You are the Dragon Commander. Your mission it is to reunite a broken empire and become the new emperor. Success depends entirely on your ability to efficiently rule your empire, build invincible armies and lead them to victory.
User reviews: Mostly Positive (922 reviews)
Release Date: Aug 6, 2013

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Recommended By Curators

"A game that maybe tries to do too much and succeeds at most of it. Genre-bending with funny and interesting writing and dilemmas. Dodgy RTS sections."
Read the full review here.


"Colourful, fun and memorable, its elements mesh surprisingly well." - 85% - PC Gamer

"Delightful merger of role-playing, strategy, and action...Dragon Commander is a gem." - 8/10 - Gamespot

"Divinity: Dragon Commander came out of nowhere to become one of my favorite games of the year. Swift, brutal dragon combat paired with large RTS battles works way better than I ever expected it to." - 8/10 - Venturebeat

"Proper strategy, like mama used to make... its loveable nature and repertoire of charming tricks absolutely wins the day." - Rock Paper Shotgun

"Dragon Commander manages to combine all of its different gameplay elements and delivers one cohesive experience that's highly worth playing" - 4/5 - Gamesradar

"Larian has created a unique, engrossing combination of strategy, political choice and rapid battlefield command." - 8/10 - Incgamers

About This Game

You are the Dragon Commander. Your mission it is to reunite a broken empire and become the new emperor. Success depends entirely on your ability to efficiently rule your empire, build invincible armies and lead them to victory. Your secret weapons: your tactical insights, your leadership skills and your ability to turn yourself into a dragon.
Dragon Commander is not just any strategy game - it seamlessly blends real-time strategy gameplay with turn-based campaigning, role-playing an ascending emperor and controlling a formidable dragon.

Key Features

  • Real time strategy: Command your sea, land and air forces in real-time. Combined operations and knowing where and when to hit are crucial elements of any victory.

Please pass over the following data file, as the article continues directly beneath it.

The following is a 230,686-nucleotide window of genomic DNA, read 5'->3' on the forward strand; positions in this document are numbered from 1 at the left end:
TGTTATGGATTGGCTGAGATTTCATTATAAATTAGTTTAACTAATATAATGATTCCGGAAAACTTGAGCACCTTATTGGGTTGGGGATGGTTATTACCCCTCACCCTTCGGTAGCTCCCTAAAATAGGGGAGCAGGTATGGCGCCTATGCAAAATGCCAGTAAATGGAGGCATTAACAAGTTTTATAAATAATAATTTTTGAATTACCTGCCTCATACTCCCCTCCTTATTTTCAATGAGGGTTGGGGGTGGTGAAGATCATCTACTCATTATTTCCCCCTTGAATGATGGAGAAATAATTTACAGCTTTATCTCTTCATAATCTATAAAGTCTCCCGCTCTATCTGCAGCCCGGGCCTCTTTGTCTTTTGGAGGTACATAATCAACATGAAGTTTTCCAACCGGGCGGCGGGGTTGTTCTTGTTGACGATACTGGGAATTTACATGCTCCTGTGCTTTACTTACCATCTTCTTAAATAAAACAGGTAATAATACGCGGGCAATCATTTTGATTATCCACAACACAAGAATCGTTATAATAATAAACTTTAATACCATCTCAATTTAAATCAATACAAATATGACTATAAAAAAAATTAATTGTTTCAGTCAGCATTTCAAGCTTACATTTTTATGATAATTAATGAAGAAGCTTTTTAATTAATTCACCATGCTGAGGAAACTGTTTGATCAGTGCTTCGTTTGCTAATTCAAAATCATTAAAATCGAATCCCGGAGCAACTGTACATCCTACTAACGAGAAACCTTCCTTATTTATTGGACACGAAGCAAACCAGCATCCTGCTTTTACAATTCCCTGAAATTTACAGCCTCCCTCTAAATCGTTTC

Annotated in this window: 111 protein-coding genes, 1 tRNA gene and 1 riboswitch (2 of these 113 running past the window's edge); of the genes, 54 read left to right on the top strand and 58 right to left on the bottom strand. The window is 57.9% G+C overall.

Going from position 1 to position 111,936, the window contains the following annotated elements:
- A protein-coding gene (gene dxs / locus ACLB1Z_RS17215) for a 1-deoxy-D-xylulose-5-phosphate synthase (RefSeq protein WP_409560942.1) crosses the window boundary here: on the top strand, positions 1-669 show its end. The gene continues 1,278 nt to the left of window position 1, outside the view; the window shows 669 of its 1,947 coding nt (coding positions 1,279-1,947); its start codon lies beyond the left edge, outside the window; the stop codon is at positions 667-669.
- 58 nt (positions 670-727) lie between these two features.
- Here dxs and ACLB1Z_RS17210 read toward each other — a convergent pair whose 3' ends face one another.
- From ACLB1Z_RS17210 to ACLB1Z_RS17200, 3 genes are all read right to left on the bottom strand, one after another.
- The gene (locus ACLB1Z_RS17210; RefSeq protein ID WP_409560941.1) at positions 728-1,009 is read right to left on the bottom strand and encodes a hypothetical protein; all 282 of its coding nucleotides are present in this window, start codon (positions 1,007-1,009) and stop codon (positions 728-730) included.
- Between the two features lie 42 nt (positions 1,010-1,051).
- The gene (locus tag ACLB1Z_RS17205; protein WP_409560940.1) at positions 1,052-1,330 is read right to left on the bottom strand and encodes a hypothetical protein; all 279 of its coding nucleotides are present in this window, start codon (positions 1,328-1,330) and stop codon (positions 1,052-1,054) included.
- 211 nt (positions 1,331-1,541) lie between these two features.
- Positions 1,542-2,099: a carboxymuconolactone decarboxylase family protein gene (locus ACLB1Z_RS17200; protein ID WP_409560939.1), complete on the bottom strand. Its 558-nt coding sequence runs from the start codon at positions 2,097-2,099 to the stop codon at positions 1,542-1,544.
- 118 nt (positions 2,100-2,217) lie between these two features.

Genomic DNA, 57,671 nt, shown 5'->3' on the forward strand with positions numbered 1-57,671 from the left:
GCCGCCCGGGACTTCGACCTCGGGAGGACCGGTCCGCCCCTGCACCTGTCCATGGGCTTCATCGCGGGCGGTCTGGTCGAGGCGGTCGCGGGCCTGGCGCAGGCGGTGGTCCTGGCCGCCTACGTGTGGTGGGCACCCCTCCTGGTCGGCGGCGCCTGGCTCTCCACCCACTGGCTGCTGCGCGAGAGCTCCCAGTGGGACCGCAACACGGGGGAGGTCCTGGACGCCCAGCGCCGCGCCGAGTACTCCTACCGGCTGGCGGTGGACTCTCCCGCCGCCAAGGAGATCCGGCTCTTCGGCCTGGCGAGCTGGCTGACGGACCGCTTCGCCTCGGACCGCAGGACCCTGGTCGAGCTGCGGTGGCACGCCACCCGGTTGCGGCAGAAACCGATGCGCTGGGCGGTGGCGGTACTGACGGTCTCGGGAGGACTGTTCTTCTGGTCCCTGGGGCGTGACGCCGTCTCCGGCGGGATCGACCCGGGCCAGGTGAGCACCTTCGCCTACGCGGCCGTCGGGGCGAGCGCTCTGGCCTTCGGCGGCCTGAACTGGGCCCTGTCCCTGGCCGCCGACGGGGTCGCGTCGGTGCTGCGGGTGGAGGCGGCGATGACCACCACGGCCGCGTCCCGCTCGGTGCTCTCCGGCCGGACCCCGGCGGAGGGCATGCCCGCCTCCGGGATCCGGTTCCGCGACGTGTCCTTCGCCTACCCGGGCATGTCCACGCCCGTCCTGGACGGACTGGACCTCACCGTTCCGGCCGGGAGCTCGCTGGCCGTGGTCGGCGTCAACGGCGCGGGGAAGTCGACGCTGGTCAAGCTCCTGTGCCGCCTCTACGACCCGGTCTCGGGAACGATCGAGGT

• Dragon Combat: During real time strategy mode, you can turn into a dragon to support your troops in combat and obliterate the enemy using your formidable dragon powers.
  • Turn based campaign: Direct your conquest on the turn-based world map; plan several moves ahead, build formidable armies and invest in the right technology or magic upgrades.
  • Rule your empire: You are the emperor and you make the decisions! But beware, political balance is easily upset. Each game is different and you'll find that a Dragon Commander needs to make really tough decisions. Feel the effects of your decisions on the battlefield as the war progresses.
  • Single-player, multiplayer and co-op modes: Play the single player story-driven campaign or test your mettle against other Dragon Knights, online or local via LAN. Start your own multiplayer campaign with or against a friend. Or duke it out on a skirmish map.

System Requirements

    • OS:Windows XP SP3
    • Processor:Intel Core2 Duo E6600 or equivalent
    • Memory:2 GB RAM
    • Graphics:NVIDIA® GeForce® 8800 GT (512 MB) or ATI™ Radeon™ HD 4850
    • DirectX®:9.0c
    • Hard Drive:15 GB HD space
    • Sound:DirectX9c compliant
    • Other Requirements:Broadband Internet connection
    • OS:Windows 7 SP1
    • Processor:Intel i5 2400
    • Memory:4 GB RAM
    • Graphics:NVIDIA® GeForce® GTX 550 ti 1GB ram or or ATI™ Radeon™ HD 6XXX
    • DirectX®:9.0c
    • Hard Drive:30 GB HD space
    • Sound:DirectX9c compliant, 5.1 surround sound
    • Other Requirements:Broadband Internet connection
Helpful customer reviews
141 of 205 people (69%) found this review helpful
1 person found this review funny
36.8 hrs on record
Posted: January 27
Larian's problem is that they're too unfocused and it makes them often lose sight of the project they're working on. They seem to get bored and then begin other projects to leave unfinished. Then some of those projects get mooshed into one game. I don't think they've made a fully realised game since the original Divinity.

So, how does that apply here?

First of all, let's consider that the original concept for this game was actually very different than what we ended up with. There's a lot of evidence to support this.

1.) Their Kickstarter described a game devoted to dragons and aerial combat. It was to be an apology to those dragon fans who'd bought Divinity II for how badly they were screwed over and let down. Furthermore, the media (such as trailers and screenshots) released at the time depicted proper aerial combat, along with unique art assets for enemy forces, enemy flying bases, and flying base combat that never made it into the final game. It gave the idea of an aerial combat MOBA with dragons, which was a brilliantly original idea to be sure.

2.) The concept art for the game shows dragon forms for the various characters who were kludged into your crew as generals. They were supposed to be leading their own forces, as the generals of the diplomats you're dealing with.